Professional Learning Communities: Co-agency in action

 

 

It is Estonia’s view that teachers and school leaders are the primary agents of educational change be that at the classroom, school, regional or national level. As such, external state controls take a backseat to initiatives that support educators in developing their own professional learning organisations.

Several nationally financed long-term actions have been instituted in order to support the development of professional learning communities that are centred around each school where stakeholders are focussed on ultimately enhancing the learning and well-being of all students. At the same time, the Ministry of Education and Research has supported existing national and regional associations, and fostered the creation of new networks which are also professional learning communities.

Actions which either directly or indirectly support the development of professional learning communities are described below.

School-level actions

The school leader competency model and 360° feedback mechanism. The model was developed by key stakeholders in education and is intended to first and foremost serve as a reference point for school leader self-evaluation and self-development. It is complemented by a 360° feedback mechanism that allows school leaders to obtain anonymous feedback on their leadership from groups of teachers, students, parents, colleagues, direct reports and other partners. School leaders also receive suggestions. In addition, the model itself is used in hiring, coaching, mentoring, training, recognising and rewarding, and evaluating school leaders.

The highly competent leader is seen as one who: supports the development of each student; takes a result-based approach; leads teams; leads innovation; and communicates success stories (see Figure 2). Each of those actions has success indicators. In short, highly competent leaders of educational institutions are expected to lead the development of professional learning communities.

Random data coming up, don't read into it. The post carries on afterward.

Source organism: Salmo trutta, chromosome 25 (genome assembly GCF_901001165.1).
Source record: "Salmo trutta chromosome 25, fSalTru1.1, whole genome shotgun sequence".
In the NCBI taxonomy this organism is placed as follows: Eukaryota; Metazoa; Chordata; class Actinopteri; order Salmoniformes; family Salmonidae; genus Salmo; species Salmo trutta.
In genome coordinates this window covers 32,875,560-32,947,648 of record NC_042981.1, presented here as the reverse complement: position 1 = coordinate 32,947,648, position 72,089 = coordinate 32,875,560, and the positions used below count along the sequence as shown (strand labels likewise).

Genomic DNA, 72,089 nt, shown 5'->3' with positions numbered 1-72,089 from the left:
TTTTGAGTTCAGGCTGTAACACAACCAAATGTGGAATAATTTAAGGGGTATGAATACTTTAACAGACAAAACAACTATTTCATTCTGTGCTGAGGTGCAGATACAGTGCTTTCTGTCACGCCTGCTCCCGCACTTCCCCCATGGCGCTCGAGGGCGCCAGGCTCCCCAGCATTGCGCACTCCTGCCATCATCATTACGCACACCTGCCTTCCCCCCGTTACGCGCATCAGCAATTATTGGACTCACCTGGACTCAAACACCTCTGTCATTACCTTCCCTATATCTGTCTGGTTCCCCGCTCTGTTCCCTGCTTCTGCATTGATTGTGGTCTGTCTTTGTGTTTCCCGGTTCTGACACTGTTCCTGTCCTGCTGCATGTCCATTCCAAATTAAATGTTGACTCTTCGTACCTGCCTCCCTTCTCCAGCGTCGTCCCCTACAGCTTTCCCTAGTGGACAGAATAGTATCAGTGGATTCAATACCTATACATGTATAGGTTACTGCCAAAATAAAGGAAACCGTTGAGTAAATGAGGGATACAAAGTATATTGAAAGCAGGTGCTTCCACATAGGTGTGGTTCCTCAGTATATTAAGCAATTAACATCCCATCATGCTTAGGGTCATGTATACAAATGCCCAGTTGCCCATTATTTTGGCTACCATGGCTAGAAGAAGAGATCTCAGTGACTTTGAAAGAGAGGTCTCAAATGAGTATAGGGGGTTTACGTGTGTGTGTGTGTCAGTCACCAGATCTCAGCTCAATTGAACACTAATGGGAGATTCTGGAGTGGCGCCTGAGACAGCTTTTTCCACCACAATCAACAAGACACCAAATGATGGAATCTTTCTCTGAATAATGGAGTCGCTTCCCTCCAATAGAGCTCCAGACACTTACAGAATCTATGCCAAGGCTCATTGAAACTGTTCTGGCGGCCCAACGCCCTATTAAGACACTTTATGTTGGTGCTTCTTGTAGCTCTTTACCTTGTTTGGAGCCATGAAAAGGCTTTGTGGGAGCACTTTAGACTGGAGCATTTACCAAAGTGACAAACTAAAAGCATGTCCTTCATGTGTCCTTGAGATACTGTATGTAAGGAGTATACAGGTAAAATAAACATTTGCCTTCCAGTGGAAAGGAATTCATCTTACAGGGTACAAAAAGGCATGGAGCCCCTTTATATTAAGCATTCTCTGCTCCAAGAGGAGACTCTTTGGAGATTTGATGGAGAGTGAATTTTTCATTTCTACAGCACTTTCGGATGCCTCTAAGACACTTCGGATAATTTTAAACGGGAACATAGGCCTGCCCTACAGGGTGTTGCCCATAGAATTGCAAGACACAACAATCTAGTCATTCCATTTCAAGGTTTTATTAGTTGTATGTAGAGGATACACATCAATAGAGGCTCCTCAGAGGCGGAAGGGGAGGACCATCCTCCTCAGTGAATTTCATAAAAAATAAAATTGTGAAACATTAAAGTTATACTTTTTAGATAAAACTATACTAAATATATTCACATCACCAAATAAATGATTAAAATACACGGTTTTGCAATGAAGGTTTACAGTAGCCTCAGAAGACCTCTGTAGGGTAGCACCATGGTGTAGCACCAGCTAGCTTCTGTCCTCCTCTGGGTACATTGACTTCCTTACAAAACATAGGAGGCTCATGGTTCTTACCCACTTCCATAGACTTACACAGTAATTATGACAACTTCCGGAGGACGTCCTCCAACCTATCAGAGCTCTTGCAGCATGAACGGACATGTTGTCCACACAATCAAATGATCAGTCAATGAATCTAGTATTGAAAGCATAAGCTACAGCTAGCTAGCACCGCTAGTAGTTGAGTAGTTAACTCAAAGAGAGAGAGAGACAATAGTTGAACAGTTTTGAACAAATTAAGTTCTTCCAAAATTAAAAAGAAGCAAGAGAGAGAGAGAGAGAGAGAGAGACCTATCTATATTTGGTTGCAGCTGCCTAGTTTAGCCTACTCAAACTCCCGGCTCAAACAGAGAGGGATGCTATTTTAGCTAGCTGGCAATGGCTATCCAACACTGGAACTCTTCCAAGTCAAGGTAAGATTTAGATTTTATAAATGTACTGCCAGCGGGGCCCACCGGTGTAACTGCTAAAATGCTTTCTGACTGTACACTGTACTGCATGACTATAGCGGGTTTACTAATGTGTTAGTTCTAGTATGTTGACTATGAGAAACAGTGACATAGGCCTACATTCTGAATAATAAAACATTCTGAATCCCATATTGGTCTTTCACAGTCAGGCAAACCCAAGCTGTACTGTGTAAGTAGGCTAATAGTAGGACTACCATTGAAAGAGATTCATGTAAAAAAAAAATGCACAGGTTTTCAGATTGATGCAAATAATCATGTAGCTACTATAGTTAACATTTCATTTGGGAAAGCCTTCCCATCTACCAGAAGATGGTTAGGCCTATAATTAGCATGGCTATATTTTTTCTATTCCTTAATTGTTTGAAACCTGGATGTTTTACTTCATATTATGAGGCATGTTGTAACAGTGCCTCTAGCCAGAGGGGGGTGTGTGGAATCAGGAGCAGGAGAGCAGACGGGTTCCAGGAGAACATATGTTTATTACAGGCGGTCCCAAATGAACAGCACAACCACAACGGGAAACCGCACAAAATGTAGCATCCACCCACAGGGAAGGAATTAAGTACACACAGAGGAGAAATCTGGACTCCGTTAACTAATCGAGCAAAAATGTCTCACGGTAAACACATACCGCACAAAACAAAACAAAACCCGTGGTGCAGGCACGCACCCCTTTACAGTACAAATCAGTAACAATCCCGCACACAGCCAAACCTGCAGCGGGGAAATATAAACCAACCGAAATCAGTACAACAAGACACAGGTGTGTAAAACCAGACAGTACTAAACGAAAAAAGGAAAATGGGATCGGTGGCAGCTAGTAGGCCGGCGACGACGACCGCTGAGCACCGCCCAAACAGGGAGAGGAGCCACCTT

Figure 2. The world’s best leader of an educational institution

Leadership development and support. A complex programme of actions has been instituted to support the professional development of both novice and experienced school leaders. This includes courses, improved networking opportunities, coaching, mentoring, access to literature on global best practices in educational leadership, as well as opportunities to learn together with school owners.

Coaching. School leaders can choose from a list of qualified coaches in order to obtain individual coaching to help them lead change in their schools.

Mentoring. Experienced school leaders have been trained to mentor new school leaders.

Future school leaders. There is an ongoing programme that helps teachers and other capable people to learn how to lead/manage a school. The initiative also works in cooperation with school owners.

Innovation teams. In order to create sufficient synergy for change, professional development is offered to school teams (e.g. teachers, school leaders, specialists) in leading innovation and school improvement.

Professional learning community leaders. This initiative focuses on providing professional development to teachers in leading professional learning communities.

Networking actions

Subject-field associations. Teachers have formed both regional and national subject associations for most subjects taught in the curriculum. There is a Ministry-financed programme to support existing subject-field associations in defining their role and responsibilities in relation to the professional development of teachers and school leaders. In particular, the initiative has focussed on building teacher and school leader capacity to effectively use existing educator networks to enhance student learning.

Financial support. All education-related associations or organisations are able to apply for financing for their own proposed initiatives to enhance learning. These have included seminars, training sessions, engagement of foreign lecturers, and diverse networking activities focussed on sharing best practices.

Further information

  • Keiu Tamm, the Education and Youth Board of Estonia

As learning is not only a cognitive activity, but also an emotional and physical activity the next chapter discusses how movement can extend thinking and enhance well-being.